An article by New York Times writer Nick Bilton hit home, (well, PR home) recently. Bilton’s Oct. 14 piece, “Disruptions: Seeking Privacy in a Networked Age” referenced a dinner party he hosted at which many of his guests (including Om Malik) were posting to social media sites, all while noshing on pulled pork tacos and clinking glasses filled with red wine.
And what ended up happening? Seven photos on Path, six Twitter messages and six Instagram photos later someone (maybe a PR person?) emailed Bilton complimenting him on the lamps dangling above his table.
My colleagues and I regularly look to Twitter, Foursquare, Facebook, etc. to catch up on the ever-changing focus of the writers we reach out to, because even online articles at this point have a large and growing lag time between what’s in the past and what’s coming next.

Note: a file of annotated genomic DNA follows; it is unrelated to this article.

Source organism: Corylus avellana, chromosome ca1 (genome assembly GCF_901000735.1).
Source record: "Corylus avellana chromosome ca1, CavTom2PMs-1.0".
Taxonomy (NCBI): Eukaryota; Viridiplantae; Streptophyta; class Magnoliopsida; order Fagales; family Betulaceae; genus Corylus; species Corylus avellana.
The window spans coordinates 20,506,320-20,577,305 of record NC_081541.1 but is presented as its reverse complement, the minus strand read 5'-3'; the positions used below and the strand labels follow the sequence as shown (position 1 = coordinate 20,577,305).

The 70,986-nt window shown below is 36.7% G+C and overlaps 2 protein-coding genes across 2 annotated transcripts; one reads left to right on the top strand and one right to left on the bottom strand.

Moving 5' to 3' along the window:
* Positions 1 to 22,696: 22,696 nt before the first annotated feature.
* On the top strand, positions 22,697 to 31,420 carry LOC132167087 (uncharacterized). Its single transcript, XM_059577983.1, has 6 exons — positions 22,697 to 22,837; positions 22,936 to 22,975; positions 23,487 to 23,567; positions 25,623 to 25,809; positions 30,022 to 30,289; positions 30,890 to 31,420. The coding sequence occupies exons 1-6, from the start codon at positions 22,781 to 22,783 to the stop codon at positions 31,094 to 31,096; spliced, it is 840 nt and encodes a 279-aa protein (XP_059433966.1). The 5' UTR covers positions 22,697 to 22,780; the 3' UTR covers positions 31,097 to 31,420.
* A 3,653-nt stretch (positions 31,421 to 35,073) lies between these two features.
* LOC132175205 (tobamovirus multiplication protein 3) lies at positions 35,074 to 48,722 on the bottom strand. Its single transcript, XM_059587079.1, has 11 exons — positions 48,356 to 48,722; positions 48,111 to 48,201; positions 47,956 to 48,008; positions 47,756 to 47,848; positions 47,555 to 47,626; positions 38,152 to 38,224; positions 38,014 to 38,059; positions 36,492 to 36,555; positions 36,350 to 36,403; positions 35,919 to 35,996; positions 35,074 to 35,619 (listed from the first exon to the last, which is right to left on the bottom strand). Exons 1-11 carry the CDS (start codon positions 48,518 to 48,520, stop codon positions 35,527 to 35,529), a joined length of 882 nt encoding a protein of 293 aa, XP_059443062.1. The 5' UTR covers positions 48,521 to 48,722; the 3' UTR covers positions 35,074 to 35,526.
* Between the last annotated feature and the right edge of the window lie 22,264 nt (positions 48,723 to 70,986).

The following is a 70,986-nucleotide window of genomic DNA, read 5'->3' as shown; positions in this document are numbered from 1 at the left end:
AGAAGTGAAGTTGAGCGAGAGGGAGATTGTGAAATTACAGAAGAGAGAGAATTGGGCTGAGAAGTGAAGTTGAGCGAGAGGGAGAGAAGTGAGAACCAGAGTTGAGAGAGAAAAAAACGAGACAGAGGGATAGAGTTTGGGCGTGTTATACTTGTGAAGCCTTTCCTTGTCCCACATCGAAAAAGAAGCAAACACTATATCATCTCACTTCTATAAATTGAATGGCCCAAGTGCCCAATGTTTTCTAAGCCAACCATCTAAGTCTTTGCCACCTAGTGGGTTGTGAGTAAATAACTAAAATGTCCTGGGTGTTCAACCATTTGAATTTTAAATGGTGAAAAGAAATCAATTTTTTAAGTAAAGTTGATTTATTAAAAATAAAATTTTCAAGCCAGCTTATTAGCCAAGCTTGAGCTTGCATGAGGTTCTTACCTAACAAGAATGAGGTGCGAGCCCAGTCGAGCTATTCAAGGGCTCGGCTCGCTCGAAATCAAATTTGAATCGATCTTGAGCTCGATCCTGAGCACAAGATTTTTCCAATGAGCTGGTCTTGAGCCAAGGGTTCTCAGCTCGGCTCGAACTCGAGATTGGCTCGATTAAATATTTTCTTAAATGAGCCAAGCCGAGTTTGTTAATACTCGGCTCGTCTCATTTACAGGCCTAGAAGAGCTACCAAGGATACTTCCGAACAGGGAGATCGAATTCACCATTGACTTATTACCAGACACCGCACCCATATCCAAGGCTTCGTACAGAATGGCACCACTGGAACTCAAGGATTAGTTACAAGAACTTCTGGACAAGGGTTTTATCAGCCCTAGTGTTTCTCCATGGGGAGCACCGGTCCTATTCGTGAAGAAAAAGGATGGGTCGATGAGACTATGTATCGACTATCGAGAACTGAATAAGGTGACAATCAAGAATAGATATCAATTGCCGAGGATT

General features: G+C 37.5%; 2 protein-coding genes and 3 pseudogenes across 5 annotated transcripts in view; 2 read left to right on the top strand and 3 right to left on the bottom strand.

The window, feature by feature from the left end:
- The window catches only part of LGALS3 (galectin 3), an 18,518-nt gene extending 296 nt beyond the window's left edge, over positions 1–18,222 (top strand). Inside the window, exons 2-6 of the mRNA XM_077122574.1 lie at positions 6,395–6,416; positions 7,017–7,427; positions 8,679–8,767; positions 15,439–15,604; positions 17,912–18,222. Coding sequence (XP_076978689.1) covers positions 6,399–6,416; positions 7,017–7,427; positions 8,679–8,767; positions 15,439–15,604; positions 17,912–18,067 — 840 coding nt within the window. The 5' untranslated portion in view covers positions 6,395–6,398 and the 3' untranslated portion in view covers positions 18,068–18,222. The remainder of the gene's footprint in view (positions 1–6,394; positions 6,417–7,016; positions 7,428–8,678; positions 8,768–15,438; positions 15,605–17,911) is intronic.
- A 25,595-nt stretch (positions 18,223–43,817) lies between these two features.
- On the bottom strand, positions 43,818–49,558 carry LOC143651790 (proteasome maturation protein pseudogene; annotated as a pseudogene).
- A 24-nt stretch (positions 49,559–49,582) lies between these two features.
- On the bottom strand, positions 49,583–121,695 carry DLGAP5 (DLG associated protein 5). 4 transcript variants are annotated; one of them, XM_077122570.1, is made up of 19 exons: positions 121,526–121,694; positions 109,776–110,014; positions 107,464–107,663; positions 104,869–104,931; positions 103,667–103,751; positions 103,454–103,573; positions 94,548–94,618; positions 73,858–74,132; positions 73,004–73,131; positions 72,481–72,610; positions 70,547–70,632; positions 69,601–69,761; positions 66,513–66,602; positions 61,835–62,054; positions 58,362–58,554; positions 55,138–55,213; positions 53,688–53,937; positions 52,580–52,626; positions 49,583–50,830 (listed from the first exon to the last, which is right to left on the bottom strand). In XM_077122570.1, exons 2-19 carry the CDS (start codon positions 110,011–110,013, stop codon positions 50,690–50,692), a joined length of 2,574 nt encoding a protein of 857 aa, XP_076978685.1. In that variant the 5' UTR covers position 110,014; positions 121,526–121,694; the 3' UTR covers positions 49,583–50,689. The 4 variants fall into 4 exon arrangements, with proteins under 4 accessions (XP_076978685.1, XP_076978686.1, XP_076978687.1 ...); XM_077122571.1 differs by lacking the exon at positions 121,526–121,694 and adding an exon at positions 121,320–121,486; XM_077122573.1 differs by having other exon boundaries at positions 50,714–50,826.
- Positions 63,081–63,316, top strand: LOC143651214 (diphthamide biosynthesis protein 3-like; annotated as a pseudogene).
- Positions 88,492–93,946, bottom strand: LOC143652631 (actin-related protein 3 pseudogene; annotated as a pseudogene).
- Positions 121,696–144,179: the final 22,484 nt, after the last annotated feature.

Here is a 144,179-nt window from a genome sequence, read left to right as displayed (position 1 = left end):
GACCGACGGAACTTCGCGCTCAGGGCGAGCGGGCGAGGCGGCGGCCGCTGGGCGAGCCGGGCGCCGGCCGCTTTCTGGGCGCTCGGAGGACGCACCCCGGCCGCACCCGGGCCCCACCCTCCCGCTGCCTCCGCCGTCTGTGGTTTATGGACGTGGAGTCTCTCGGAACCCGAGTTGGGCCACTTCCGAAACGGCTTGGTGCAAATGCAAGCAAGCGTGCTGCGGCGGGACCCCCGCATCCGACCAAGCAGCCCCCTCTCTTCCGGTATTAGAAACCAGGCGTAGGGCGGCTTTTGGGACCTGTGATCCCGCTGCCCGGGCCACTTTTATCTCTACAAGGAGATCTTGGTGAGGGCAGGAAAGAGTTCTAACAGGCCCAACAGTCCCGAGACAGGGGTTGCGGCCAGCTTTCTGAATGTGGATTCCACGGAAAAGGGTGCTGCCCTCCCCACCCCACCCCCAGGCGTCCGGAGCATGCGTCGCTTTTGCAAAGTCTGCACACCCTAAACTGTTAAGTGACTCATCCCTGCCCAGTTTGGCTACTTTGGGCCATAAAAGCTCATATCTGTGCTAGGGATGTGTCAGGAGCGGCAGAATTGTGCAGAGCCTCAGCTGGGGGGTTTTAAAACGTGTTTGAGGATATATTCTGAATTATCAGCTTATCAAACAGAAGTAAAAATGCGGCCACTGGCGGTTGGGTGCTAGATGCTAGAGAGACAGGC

Last night, Bilton tweeted about a colleague’s article on the growing sport of joggling – juggling while running — which I won’t be trying because I enjoy walking without crutches. As much as Twitter tells us what to write and how to connect with reporters, it quietly tells us how not to as well.
I take Bilton’s article as a fog horn-like reminder to keep things on topic and stay on the safe side of the increasingly blurry lines social media creates between our personal and professional lives.
So, Nick, I like your glasses, but I promise to never, ever email you about them.